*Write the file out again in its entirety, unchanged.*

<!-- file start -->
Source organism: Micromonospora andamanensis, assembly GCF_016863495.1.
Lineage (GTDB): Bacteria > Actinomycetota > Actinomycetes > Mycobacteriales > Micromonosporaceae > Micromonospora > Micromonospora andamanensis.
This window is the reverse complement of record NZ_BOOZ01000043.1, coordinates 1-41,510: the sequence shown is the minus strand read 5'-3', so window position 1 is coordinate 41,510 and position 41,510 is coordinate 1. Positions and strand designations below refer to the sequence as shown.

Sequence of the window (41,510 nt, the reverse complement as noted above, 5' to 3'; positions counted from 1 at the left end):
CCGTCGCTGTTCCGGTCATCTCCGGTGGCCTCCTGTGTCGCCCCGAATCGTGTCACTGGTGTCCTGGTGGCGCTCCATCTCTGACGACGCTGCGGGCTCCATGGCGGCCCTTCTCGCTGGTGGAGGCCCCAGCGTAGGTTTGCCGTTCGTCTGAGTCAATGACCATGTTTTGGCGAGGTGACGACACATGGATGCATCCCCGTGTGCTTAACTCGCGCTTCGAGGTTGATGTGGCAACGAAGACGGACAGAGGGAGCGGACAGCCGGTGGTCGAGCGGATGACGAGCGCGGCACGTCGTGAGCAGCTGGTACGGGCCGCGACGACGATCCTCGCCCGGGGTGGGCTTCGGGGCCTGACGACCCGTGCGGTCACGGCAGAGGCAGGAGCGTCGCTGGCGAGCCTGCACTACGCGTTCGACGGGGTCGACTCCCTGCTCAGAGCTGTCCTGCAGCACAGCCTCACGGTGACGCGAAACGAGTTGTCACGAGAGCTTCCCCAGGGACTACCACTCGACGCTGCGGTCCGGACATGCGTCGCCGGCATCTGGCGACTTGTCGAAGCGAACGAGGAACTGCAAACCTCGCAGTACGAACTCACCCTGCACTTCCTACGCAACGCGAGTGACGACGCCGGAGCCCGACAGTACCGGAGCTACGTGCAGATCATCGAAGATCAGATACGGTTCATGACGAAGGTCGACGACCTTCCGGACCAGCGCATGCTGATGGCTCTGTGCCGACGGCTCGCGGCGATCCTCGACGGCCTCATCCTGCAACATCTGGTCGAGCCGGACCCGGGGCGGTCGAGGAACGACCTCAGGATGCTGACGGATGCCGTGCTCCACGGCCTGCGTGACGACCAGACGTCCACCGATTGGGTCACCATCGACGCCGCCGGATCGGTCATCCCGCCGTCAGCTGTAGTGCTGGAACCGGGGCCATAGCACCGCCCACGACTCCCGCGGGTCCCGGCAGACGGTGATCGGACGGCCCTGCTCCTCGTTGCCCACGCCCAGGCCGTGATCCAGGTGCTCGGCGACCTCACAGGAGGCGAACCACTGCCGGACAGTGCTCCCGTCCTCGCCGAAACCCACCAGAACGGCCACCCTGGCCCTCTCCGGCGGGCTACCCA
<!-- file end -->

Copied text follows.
Source organism: Micromonospora andamanensis, assembly GCF_016863495.1.
Lineage (GTDB): Bacteria > Actinomycetota > Actinomycetes > Mycobacteriales > Micromonosporaceae > Micromonospora > Micromonospora andamanensis.
This window is the reverse complement of record NZ_BOOZ01000043.1, coordinates 1-41,510: the sequence shown is the minus strand read 5'-3', so window position 1 is coordinate 41,510 and position 41,510 is coordinate 1. Positions and strand designations below refer to the sequence as shown.

Sequence of the window (41,510 nt, the reverse complement as noted above, 5' to 3'; positions counted from 1 at the left end):
CCGTCGCTGTTCCGGTCATCTCCGGTGGCCTCCTGTGTCGCCCCGAATCGTGTCACTGGTGTCCTGGTGGCGCTCCATCTCTGACGACGCTGCGGGCTCCATGGCGGCCCTTCTCGCTGGTGGAGGCCCCAGCGTAGGTTTGCCGTTCGTCTGAGTCAATGACCATGTTTTGGCGAGGTGACGACACATGGATGCATCCCCGTGTGCTTAACTCGCGCTTCGAGGTTGATGTGGCAACGAAGACGGACAGAGGGAGCGGACAGCCGGTGGTCGAGCGGATGACGAGCGCGGCACGTCGTGAGCAGCTGGTACGGGCCGCGACGACGATCCTCGCCCGGGGTGGGCTTCGGGGCCTGACGACCCGTGCGGTCACGGCAGAGGCAGGAGCGTCGCTGGCGAGCCTGCACTACGCGTTCGACGGGGTCGACTCCCTGCTCAGAGCTGTCCTGCAGCACAGCCTCACGGTGACGCGAAACGAGTTGTCACGAGAGCTTCCCCAGGGACTACCACTCGACGCTGCGGTCCGGACATGCGTCGCCGGCATCTGGCGACTTGTCGAAGCGAACGAGGAACTGCAAACCTCGCAGTACGAACTCACCCTGCACTTCCTACGCAACGCGAGTGACGACGCCGGAGCCCGACAGTACCGGAGCTACGTGCAGATCATCGAAGATCAGATACGGTTCATGACGAAGGTCGACGACCTTCCGGACCAGCGCATGCTGATGGCTCTGTGCCGACGGCTCGCGGCGATCCTCGACGGCCTCATCCTGCAACATCTGGTCGAGCCGGACCCGGGGCGGTCGAGGAACGACCTCAGGATGCTGACGGATGCCGTGCTCCACGGCCTGCGTGACGACCAGACGTCCACCGATTGGGTCACCATCGACGCCGCCGGATCGGTCATCCCGCCGTCAGCTGTAGTGCTGGAACCGGGGCCATAGCACCGCCCACGACTCCCGCGGGTCCCGGCAGACGGTGATCGGACGGCCCTGCTCCTCGTTGCCCACGCCCAGGCCGTGATCCAGGTGCTCGGCGACCTCACAGGAGGCGAACCACTGCCGGACAGTGCTCCCGTCCTCGCCGAAACCCACCAGAACGGCCACCCTGGCCCTCTCCGGCGGGCTACCCA